Michael Barone

Not many foreign policy experts would argue with the proposition that the country with which the United States has the most problematic relationship is Pakistan.

Most Americans, when they have thought about it, have taken a similar view since Osama bin Laden was killed in a raid by Navy SEAL Team Six in May 2011.

Bin Laden was hiding in plain sight in Abbottabad, Pakistan, just a few miles from Pakistan's military academy. It is hard to believe that his whereabouts weren't known to Pakistan's military or its intelligence agency, the ISI.

It has been apparent for some time to those who are well-informed that elements in the Pakistani military and ISI have been aiding the Taliban and other terrorist elements on both sides of the Pakistan-Afghanistan border, both before and after the attacks of Sept. 11, 2001.

But the problems began long before that, as Husain Haqqani, Pakistan's ambassador to the United States from 2008 to 2011, explains in his just-published book "Magnificent Delusions: Pakistan, the United States and an Epic History of Misunderstanding."

"Since 1947," the year Pakistan became independent, he writes, "dependence, deception and defiance have characterized U.S.-Pakistan relations." That year was the year when Britain granted independence to India and agreed to set off several geographically separated provinces as a predominantly Muslim Pakistan.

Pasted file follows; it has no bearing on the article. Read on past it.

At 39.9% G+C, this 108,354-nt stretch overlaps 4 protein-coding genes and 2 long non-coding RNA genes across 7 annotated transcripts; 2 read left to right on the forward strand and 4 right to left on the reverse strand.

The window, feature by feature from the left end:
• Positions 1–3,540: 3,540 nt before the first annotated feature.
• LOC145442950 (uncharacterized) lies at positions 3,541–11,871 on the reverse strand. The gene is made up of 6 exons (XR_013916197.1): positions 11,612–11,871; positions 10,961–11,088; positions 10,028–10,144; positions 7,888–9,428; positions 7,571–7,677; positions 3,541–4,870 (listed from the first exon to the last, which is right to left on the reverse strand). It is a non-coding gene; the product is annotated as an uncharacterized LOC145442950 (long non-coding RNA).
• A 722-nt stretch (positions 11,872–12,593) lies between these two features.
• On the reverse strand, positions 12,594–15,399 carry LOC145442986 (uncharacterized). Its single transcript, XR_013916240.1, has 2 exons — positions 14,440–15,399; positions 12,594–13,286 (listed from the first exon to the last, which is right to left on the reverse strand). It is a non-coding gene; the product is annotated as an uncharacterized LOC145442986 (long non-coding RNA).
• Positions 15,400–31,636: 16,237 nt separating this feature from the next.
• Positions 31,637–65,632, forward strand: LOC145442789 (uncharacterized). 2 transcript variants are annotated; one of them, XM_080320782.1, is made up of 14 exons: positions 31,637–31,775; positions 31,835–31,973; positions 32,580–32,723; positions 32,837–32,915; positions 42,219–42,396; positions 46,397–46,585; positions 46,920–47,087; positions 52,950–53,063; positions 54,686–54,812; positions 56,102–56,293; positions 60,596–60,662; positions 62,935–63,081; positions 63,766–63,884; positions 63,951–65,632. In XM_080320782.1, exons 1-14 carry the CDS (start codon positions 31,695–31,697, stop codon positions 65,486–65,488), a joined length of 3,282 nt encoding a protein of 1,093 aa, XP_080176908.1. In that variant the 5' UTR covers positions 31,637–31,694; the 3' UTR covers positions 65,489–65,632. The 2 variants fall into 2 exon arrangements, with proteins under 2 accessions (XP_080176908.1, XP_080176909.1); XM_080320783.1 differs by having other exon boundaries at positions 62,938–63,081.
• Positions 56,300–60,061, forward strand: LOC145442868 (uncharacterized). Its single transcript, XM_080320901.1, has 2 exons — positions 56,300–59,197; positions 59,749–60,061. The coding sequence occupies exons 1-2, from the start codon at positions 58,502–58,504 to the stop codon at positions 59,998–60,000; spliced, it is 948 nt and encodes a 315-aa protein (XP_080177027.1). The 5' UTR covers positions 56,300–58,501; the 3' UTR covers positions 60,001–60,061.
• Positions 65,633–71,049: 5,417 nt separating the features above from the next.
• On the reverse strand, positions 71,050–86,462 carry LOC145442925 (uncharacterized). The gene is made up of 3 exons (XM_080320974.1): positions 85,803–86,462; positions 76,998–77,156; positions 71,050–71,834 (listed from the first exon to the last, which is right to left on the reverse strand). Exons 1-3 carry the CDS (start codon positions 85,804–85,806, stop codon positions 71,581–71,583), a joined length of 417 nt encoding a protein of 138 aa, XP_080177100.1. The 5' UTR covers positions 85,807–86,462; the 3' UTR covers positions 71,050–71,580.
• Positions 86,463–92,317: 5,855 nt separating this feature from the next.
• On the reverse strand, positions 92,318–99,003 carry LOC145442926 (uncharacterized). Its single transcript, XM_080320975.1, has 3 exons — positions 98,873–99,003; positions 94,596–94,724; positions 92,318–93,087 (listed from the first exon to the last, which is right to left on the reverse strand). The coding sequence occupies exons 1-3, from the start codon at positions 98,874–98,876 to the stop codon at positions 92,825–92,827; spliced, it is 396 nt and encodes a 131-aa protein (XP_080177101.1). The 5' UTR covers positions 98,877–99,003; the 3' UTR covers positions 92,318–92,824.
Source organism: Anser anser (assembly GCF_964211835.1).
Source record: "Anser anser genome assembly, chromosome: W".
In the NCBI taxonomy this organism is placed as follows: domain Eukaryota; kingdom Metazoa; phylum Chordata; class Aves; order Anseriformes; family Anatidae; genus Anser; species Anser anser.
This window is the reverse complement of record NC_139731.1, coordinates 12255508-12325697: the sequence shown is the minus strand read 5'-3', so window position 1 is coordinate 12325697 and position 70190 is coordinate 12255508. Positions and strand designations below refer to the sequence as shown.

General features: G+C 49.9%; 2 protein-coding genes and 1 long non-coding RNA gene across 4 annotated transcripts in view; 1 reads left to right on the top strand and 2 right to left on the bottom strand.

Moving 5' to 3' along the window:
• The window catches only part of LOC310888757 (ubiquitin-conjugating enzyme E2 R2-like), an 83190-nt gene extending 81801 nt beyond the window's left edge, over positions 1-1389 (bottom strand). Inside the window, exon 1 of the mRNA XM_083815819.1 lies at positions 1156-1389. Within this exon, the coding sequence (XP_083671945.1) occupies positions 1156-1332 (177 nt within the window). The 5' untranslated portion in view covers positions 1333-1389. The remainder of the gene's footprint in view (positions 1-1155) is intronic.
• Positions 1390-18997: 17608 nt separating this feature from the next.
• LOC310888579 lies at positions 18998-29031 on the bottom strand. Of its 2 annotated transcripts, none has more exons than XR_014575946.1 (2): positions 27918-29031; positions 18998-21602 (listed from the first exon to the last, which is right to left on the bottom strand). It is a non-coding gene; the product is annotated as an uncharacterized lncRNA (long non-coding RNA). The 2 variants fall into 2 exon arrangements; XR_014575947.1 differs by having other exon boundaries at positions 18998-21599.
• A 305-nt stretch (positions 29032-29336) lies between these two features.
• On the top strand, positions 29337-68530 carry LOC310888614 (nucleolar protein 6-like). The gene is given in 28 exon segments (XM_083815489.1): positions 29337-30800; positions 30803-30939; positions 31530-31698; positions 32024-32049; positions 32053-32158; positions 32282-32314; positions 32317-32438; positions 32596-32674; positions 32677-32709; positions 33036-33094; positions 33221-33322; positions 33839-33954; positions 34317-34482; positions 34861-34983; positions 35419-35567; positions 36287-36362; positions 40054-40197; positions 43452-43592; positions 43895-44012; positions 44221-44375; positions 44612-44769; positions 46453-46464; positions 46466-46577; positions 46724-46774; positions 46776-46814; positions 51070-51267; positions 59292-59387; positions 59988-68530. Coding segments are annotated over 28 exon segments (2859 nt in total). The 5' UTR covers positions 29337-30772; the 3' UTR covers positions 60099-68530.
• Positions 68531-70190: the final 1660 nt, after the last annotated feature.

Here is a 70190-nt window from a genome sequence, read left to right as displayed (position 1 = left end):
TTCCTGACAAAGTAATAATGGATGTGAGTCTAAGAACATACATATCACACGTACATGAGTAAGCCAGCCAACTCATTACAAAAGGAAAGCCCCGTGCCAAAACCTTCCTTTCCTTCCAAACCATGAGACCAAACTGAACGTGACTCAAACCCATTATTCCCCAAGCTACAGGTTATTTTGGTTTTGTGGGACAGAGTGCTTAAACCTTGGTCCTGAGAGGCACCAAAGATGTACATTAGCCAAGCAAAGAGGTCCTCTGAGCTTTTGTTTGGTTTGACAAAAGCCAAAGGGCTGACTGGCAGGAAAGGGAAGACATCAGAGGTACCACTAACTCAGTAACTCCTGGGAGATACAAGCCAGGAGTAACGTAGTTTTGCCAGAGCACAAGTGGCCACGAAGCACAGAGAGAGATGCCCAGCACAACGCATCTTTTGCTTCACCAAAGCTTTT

Muhammad Ali Jinnah, Pakistan's charismatic first leader, died a year after independence; his successor was assassinated in 1951. Most of the time since then, Pakistan has been under military rule.

That's no coincidence. As Haqqani points out, Pakistan was given one-seventh of undivided India's resources but one-third of its military. The decision was made to keep the military despite the cost to economic development.

The military was furious that India retained most of Muslim-majority Kashmir. Ever since, it has directed most of its military efforts against India.

Pakistani leaders were convinced that their nation was the "pivot of the world" and reached out immediately and repeatedly to the United States for military aid. They used any arms they got to confront and, on occasion, fight India and to pry Afghanistan away from its alliance with India.

On occasion, this proved disastrous. When the military suppressed parliamentarians from the geographically separate East Pakistan, people there rebelled and, with India's encouragement, created the new nation of Bangladesh.


Michael Barone

Michael Barone, senior political analyst for The Washington Examiner (www.washingtonexaminer.com), is a resident fellow at the American Enterprise Institute, a Fox News Channel contributor and a co-author of The Almanac of American Politics. To find out more about Michael Barone, and read features by other Creators Syndicate writers and cartoonists, visit the Creators Syndicate Web page at www.creators.com. COPYRIGHT 2011 THE WASHINGTON EXAMINER. DISTRIBUTED BY CREATORS.COM